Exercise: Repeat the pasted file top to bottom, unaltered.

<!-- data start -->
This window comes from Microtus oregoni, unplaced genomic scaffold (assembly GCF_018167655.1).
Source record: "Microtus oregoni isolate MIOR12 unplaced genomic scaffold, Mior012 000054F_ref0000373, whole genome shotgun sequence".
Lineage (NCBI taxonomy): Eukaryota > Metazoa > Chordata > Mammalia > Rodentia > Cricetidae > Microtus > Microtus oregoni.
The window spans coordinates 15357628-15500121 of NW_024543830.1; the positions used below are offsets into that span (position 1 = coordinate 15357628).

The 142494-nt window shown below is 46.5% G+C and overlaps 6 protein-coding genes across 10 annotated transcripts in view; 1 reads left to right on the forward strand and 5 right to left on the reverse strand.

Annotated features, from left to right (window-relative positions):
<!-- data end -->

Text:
This window comes from Microtus oregoni, unplaced genomic scaffold (assembly GCF_018167655.1).
Source record: "Microtus oregoni isolate MIOR12 unplaced genomic scaffold, Mior012 000054F_ref0000373, whole genome shotgun sequence".
Lineage (NCBI taxonomy): Eukaryota > Metazoa > Chordata > Mammalia > Rodentia > Cricetidae > Microtus > Microtus oregoni.
The window spans coordinates 15357628-15500121 of NW_024543830.1; the positions used below are offsets into that span (position 1 = coordinate 15357628).

The 142494-nt window shown below is 46.5% G+C and overlaps 6 protein-coding genes across 10 annotated transcripts in view; 1 reads left to right on the forward strand and 5 right to left on the reverse strand.

Annotated features, from left to right (window-relative positions):